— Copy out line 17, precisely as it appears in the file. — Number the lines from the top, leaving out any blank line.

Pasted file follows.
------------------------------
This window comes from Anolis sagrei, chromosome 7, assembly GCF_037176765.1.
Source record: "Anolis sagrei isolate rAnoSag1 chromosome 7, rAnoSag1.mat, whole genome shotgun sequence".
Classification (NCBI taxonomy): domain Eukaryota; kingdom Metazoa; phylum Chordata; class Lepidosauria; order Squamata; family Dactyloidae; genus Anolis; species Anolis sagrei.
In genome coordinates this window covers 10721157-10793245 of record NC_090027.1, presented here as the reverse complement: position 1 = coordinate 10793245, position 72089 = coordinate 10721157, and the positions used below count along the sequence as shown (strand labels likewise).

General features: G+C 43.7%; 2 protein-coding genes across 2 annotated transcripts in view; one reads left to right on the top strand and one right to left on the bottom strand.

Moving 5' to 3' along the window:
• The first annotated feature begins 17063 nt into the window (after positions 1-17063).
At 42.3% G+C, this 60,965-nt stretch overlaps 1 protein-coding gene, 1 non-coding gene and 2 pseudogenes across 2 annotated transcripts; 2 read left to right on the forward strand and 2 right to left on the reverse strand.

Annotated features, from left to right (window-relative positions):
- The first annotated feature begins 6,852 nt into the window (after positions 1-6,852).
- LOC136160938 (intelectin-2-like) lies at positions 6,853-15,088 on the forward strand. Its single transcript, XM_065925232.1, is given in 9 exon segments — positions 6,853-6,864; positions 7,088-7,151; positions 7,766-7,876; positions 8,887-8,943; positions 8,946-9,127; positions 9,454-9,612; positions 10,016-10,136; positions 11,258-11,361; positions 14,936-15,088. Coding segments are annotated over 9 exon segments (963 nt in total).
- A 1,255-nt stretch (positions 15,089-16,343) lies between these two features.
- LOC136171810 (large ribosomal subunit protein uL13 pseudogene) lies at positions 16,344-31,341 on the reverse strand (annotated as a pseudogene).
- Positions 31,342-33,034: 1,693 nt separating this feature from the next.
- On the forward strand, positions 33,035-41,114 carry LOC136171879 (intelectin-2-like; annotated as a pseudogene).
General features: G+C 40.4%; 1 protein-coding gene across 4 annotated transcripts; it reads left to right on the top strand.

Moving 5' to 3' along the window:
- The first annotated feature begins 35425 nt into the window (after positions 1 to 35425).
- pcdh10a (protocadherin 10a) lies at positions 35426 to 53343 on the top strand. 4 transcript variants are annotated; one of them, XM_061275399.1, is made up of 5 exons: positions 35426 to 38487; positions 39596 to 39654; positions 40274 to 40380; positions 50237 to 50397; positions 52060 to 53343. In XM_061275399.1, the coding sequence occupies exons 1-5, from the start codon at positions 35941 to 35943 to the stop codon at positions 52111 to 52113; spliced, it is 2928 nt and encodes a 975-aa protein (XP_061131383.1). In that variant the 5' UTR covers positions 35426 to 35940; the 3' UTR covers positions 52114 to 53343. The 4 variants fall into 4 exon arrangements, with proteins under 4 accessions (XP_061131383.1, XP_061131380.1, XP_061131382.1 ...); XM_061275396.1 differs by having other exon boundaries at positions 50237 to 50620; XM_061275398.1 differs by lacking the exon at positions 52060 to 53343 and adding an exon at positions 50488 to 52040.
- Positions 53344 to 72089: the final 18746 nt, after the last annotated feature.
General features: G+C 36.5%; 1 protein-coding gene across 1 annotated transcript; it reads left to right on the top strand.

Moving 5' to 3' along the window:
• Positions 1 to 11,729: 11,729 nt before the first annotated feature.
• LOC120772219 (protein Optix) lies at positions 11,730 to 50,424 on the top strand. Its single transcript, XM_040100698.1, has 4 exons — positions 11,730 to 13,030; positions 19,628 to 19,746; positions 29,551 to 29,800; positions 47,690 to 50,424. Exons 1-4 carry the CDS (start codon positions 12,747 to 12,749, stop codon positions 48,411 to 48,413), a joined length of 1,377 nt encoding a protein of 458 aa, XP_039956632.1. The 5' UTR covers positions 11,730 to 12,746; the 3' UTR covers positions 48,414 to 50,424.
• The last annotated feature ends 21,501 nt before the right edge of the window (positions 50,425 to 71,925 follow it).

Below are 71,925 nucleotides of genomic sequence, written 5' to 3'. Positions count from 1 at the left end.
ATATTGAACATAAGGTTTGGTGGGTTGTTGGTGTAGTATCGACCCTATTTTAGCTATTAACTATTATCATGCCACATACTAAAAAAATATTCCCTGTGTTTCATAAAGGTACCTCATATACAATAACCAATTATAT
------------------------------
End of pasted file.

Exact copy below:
Moving 5' to 3' along the window: